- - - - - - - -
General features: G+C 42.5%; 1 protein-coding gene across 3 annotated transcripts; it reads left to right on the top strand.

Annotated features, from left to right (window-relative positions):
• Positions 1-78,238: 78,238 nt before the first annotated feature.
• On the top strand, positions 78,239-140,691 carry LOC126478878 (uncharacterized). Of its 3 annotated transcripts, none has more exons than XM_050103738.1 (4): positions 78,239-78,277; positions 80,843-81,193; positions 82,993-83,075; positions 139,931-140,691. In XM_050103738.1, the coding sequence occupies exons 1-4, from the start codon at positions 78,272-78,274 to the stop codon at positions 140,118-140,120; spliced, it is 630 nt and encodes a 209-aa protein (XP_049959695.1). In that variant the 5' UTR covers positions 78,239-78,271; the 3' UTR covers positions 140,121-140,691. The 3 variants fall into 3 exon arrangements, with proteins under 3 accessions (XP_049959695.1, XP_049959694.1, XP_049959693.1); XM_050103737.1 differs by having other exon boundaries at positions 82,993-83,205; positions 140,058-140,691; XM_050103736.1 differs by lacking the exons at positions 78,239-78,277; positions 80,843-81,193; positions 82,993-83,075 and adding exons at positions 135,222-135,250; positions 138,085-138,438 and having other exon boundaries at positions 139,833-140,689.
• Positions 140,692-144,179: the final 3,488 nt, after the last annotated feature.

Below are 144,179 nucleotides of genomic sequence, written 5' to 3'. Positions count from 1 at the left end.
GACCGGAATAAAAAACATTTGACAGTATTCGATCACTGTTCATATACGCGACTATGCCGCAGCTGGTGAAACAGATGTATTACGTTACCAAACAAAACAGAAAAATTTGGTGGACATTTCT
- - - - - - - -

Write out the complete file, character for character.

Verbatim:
General features: G+C 42.5%; 1 protein-coding gene across 3 annotated transcripts; it reads left to right on the top strand.

Annotated features, from left to right (window-relative positions):
• Positions 1-78,238: 78,238 nt before the first annotated feature.
• On the top strand, positions 78,239-140,691 carry LOC126478878 (uncharacterized). Of its 3 annotated transcripts, none has more exons than XM_050103738.1 (4): positions 78,239-78,277; positions 80,843-81,193; positions 82,993-83,075; positions 139,931-140,691. In XM_050103738.1, the coding sequence occupies exons 1-4, from the start codon at positions 78,272-78,274 to the stop codon at positions 140,118-140,120; spliced, it is 630 nt and encodes a 209-aa protein (XP_049959695.1). In that variant the 5' UTR covers positions 78,239-78,271; the 3' UTR covers positions 140,121-140,691. The 3 variants fall into 3 exon arrangements, with proteins under 3 accessions (XP_049959695.1, XP_049959694.1, XP_049959693.1); XM_050103737.1 differs by having other exon boundaries at positions 82,993-83,205; positions 140,058-140,691; XM_050103736.1 differs by lacking the exons at positions 78,239-78,277; positions 80,843-81,193; positions 82,993-83,075 and adding exons at positions 135,222-135,250; positions 138,085-138,438 and having other exon boundaries at positions 139,833-140,689.
• Positions 140,692-144,179: the final 3,488 nt, after the last annotated feature.

Below are 144,179 nucleotides of genomic sequence, written 5' to 3'. Positions count from 1 at the left end.
GACCGGAATAAAAAACATTTGACAGTATTCGATCACTGTTCATATACGCGACTATGCCGCAGCTGGTGAAACAGATGTATTACGTTACCAAACAAAACAGAAAAATTTGGTGGACATTTCT